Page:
Saturday, January 1, 2011

Insulate inside walls step by step

Our wodden house from 1978 has only 10cm (4") insulation. This winter I decided to add an additional 10 cm of insulation to the inside of the wall while upgrading our home movie theater in our living room. I wanted to hide all electrical and video/audio wires. I did some research on how to do this correctly, while keeping a tight vapor barrier. Here is how I did it, step by step. 

 This is a section of the original wall where there is also a window. I started by removing the winow trim and cutting away 10 cm of our wooden floor to give room for the new wall.


With all the dry wall removed you can see the old 0.15 mm thick plastic vapor barrier. It should be placed on the warm side of the wall. In Norway that is the inside of the wall. It is, however, ok to have a maximum of 1/4 of the wall insulation on the inside of the vapor barrier.



Since the original insulation was in the vertical direction, I added the next 5 cm in the horisontal direction. Then I added the new vapor barrier which was taped together with the old one. Any holes found was fixed with some duct tape. I also useed silicon around adjacent walls. It is very satisfaying to have a completely tight barrier.



Here is where you see the advantage of having the inner most 5cm of insualtion inside of the vapor barrier. All electrical wires, can be hidden here without any worries of punctuate the barrier and getting condensing problems in the wall. The inner most 5 cm insulation was in the vertical direction.


Insulation on the inside completed, a full 20 cm in total for the wall. Some of the dry wall in place. To the very left you can see a hole for a speaker cable.


There it is. The completed wall with the first layer of paint.
You can find more technical details on vapor barriers here: Vapor Barrier explained

4 comments:

Joshary Jones said...

Great thing you decided to insulate your house more. A well-insulated house saves money and energy. It will also keep comfortable in all seasons.

swiss said...

Hello Svein,

thank you for your good posting. Images tell more than words.
Thank you for your energy to share "energy saving action plans".

If I searched "inside insulation" or german "Innenraum Dämmung" the most websites and information I found are concerns and discribtions of problems, when to insulate the walls from inside.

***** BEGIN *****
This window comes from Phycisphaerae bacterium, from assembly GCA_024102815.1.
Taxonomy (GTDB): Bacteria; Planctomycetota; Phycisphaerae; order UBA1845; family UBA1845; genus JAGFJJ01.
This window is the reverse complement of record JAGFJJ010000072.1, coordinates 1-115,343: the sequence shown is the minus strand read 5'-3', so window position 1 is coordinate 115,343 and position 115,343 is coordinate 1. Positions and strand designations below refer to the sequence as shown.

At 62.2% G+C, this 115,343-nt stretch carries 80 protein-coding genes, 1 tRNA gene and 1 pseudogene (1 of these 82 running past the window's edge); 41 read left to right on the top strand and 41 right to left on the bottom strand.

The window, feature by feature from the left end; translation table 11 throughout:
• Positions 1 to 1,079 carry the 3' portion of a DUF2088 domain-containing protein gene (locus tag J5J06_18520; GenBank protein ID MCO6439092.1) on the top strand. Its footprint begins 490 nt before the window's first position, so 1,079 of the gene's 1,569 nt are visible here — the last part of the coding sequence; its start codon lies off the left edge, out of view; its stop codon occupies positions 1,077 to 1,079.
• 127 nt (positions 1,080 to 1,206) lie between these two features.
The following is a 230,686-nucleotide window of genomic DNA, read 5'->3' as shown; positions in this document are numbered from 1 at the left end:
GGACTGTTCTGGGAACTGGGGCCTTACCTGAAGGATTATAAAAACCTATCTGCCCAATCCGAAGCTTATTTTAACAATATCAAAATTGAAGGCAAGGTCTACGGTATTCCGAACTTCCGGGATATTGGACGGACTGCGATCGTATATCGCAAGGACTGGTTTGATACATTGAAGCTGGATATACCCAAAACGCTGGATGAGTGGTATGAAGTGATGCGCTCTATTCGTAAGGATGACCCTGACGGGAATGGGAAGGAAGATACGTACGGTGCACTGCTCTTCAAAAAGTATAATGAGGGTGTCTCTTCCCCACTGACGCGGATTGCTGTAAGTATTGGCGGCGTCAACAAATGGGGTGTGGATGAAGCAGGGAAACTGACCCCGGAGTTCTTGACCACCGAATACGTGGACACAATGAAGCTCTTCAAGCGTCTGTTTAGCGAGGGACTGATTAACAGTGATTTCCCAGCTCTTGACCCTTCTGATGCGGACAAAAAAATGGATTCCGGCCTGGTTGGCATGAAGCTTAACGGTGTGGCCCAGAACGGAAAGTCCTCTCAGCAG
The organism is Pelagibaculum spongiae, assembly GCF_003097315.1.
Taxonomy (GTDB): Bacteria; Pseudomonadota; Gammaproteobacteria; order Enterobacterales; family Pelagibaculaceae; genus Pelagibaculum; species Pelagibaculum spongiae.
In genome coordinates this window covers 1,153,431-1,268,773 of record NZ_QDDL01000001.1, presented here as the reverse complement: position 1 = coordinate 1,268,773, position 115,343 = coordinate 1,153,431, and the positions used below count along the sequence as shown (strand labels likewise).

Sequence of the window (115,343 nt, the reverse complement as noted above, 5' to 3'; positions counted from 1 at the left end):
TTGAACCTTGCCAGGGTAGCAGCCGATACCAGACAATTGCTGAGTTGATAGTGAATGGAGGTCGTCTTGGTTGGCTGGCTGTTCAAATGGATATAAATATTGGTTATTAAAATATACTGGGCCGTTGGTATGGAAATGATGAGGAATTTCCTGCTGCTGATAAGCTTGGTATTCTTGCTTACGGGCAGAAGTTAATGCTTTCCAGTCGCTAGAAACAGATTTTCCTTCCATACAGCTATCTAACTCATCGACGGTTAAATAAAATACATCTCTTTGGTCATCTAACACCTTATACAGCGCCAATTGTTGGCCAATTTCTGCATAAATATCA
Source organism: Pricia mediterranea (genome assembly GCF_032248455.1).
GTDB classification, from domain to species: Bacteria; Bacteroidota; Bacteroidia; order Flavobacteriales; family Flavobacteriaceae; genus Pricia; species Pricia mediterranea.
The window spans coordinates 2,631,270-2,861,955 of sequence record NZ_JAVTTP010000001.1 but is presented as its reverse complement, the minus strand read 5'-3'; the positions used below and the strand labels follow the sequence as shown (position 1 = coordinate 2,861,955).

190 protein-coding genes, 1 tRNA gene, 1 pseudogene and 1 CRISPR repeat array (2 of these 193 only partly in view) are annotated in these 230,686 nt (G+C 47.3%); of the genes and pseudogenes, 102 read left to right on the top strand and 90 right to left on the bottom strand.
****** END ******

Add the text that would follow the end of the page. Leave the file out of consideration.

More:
Most mentioned problems are dampness and thermal bridges.

What are your longterm experiences with that "problems"?

It seems to me that this insulation you present could be done by a layman?

------

We live in the south of germany and for some reasons it is not possible to insulate it (we live in the first floor ~100m2); ground+first floor and build out roof) from outside.

1) I thought all the time, it would be better to use material, that is vapor proof in itself (e.g. polystyrene 5-10cm). You use some kind of wool to insulate.

2) But I find it not a smooth solution to end with a wooden plane... (why not to end with polystyrene - clear you can damage it very easy - but how often would this be the case...).

3) What I also encounter difficult is the wall around the window. There is nearly no place to put insulation there (in our case).

4) Do you think it is possible, if the heating and water pipes are in the insulated wall, that these pipes could freeze (e.g. walls ~50cm and two weeks -25°C)?

greetings
a emotional good time wishes
Michael

Svein* said...

Hi Michael,

I have seen no problems, and do not expect any either. I would say a layman can do this better than a professional since he can spend more time checking the details. By adding insulation first horisontal and then vertical there will be almost no thermal bridges (except around the windows. Making sure the vapor proof plastic is sealed completely in all ends and corners is important.

You could use polystyrene to make it vapor proof, but I think there might be some issues with fire safety. If you use it , it should be covered with something that do not burn easily.

Windows can be difficult. Try to be creative, and see if you find a way of making thermal bridges as small as possibe.

In Norway you are not allowed to have water pipes in the outside walls. If your wall has an even insulation you can make a linear estimation from inside and outside temperature if the water will freeze. If it is +25C inside and -25C outside your pipes will be fine if they are not more than half way into the wall.

Enrich John said...

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